Universal Principles of Design | Examples
The Universal Principles of Design provide ways to enhance usability, influence perception, increase appeal, make better design decisions, and teach through design. These key principles are articulated in two books: The Universal Principles of Design (2nd Edition) and The Pocket Universal Principles of Design.
Universal Principles of Design, design, architecture, William Lidwell, Kritina Holden, Jill Butler, Rockport Publishers, UPOD
7557
page-template-default,page,page-id-7557,ajax_fade,page_not_loaded,,qode-child-theme-ver-1.0.0,qode-theme-ver-2.6,wpb-js-composer js-comp-ver-4.7.4,vc_responsive
 

Examples

Principle No. 6

Affordance

The physical characteristics of a thing influence its function and use.

  • The form of a thing makes it better suited for some functions than others. For example, wheels afford rolling, and negatively afford being stationary.
  • The form of a thing makes it better suited for some interactions than others. For example, buttons afford pushing, and negatively afford pulling.
  • When affordances are good, things perform efficiently and are intuitive to use. When affordances are bad, things perform poorly and are hard to use.
  • Design things to afford proper use, and to negatively afford improper use. When affordances are correctly applied, it will seem inconceivable that a thing can function or be used otherwise.

Two doors illustrating the "Affordance" principle

The push action required to open the left door conflicts with the “pull” affordance of the handle. The sign is a poor fix because it will usually be read after people pull the handle. By replacing the handle with a flat plate, the conflict is eliminated and the sign becomes unnecessary. The “push” affordance of the plate eliminates the possibility of error or confusion.

Principle No. 40

Dunning-Kruger Effect

A tendency for unskilled people to overestimate their competence and performance.

  • Incompetent people lack the knowledge and experience to recognize their own incompetence, as well as the competence of others.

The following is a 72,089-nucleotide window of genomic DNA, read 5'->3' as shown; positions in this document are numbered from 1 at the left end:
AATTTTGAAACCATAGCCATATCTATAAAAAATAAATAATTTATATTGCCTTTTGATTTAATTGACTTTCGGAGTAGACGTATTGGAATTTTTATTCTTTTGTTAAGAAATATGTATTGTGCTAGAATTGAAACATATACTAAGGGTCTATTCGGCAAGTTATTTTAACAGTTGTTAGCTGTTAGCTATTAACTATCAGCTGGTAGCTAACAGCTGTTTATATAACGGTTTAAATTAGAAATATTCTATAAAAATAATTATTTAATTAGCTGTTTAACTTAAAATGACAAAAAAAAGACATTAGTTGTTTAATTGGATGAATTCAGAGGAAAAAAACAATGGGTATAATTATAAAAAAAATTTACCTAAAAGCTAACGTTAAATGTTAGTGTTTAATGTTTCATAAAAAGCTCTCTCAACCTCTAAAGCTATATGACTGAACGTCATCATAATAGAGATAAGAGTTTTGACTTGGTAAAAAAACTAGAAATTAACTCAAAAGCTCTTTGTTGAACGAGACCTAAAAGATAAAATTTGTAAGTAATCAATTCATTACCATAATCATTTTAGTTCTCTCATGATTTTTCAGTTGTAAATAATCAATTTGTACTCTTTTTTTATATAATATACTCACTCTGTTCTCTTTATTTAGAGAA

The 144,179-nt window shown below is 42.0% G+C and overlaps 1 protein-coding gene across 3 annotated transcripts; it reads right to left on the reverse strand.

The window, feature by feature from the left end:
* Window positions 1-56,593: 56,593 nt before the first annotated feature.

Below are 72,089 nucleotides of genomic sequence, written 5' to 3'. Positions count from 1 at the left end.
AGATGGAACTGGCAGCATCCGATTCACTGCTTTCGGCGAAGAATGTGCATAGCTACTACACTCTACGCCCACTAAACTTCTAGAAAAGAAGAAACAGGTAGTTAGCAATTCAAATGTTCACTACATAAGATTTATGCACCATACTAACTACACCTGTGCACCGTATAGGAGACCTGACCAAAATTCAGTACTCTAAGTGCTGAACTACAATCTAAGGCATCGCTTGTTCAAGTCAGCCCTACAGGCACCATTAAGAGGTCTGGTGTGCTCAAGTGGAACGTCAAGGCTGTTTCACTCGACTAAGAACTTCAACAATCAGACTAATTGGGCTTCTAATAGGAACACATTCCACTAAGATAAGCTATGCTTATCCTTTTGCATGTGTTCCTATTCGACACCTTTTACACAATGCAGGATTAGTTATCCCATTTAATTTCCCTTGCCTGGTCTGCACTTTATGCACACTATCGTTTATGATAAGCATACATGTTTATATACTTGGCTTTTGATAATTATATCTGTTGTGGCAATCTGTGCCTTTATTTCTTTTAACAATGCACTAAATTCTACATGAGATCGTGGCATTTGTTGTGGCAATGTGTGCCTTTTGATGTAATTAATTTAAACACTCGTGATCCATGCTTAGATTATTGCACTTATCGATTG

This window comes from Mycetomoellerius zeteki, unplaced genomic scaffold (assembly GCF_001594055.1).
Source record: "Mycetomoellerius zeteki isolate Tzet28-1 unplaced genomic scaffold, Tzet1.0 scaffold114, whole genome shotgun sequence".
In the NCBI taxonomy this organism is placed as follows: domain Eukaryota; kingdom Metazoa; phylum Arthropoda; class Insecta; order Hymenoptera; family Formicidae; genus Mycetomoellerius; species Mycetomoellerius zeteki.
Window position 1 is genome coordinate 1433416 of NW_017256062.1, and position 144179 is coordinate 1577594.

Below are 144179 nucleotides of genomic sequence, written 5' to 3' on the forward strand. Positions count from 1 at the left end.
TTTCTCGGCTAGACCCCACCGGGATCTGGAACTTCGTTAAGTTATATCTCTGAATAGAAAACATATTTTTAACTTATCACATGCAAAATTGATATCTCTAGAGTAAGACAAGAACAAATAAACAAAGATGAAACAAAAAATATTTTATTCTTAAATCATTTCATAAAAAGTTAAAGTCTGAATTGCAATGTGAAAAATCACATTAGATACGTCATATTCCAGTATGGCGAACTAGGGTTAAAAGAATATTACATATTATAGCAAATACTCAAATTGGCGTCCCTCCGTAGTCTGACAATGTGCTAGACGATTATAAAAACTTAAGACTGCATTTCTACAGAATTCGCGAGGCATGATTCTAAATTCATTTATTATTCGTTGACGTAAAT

• This creates a vicious cycle: An incompetent person can’t perceive their own incompetence because they are incompetent; and overcoming incompetence requires the ability to distinguish skill levels, which is an ability they lack.
  • Conversely, highly competent people tend to underestimate their abilities and performance, and overestimate the skills of others.
  • Combat the Dunning-Kruger effect by teaching the inexperienced how to discern competence from incompetence. Provide regular feedback and critiques to promote the development of self-assessment skills.

graph of confidence vs. experience

The least competent tend to be the most confident, and then the roller coaster ride of reality begins.

Principle No. 50

Fitts’ Law

The time required to touch a target is a function of the target size and the distance to the target.

  • Proposed by American psychologist Paul Fitts.
  • Used to model pointing to an object or computer screen using your finger or pointing device.
  • The law is predictive over a wide variety of conditions, devices, and people.
  • The primary implication of Fitts’ law is that close, large targets can be accessed more quickly and with fewer errors than distant, small targets.
  • Constraints can effectively increase target size. For example, a dropdown menu located at the top of a computer display effectively has infinite height because the screen edge stops the cursor.
  • Consider Fitts’ Law when designing controls and control layouts. Keep controls close and large when speed or accuracy is important.

Whack-a-Mole illustrates Fitts' Law

The time and error rate involved in whacking a mole is a function of the distance between the whacker and the mole.

Principle No. 140

Veblen Effect

A tendency to find a product more desirable because it has a high price.

  • Proposed by the economist Thorstein Veblen.
  • In certain cases, higher prices increase demand, and lower prices decrease demand.
  • For example, the effect is most pronounced for items and services that signal status, such as art, jewelry, clothes, cars, fine wines, hotels, and luxury cruises.
  • High prices increase perceived quality, and low prices decrease perceived quality.
  • Consider the Veblen effect in marketing and pricing. Promote associations with high status people (e.g., celebrities). Employ strategies to discourage knockoffs, including legal protection, watermarking, and aggressive counter-advertising. Set prices high based on the intangible aspects of the offering.

Tesla Roadster

Electric cars are historically slow, ugly, and uncool. How to change this perception? Introduce a sexy electric car in limited numbers, associate it with people of status, and charge a premium. Once product perception makes the transformation from white elephant to white tiger, introduce lower-priced models. The Tesla Roadster: Veblen good.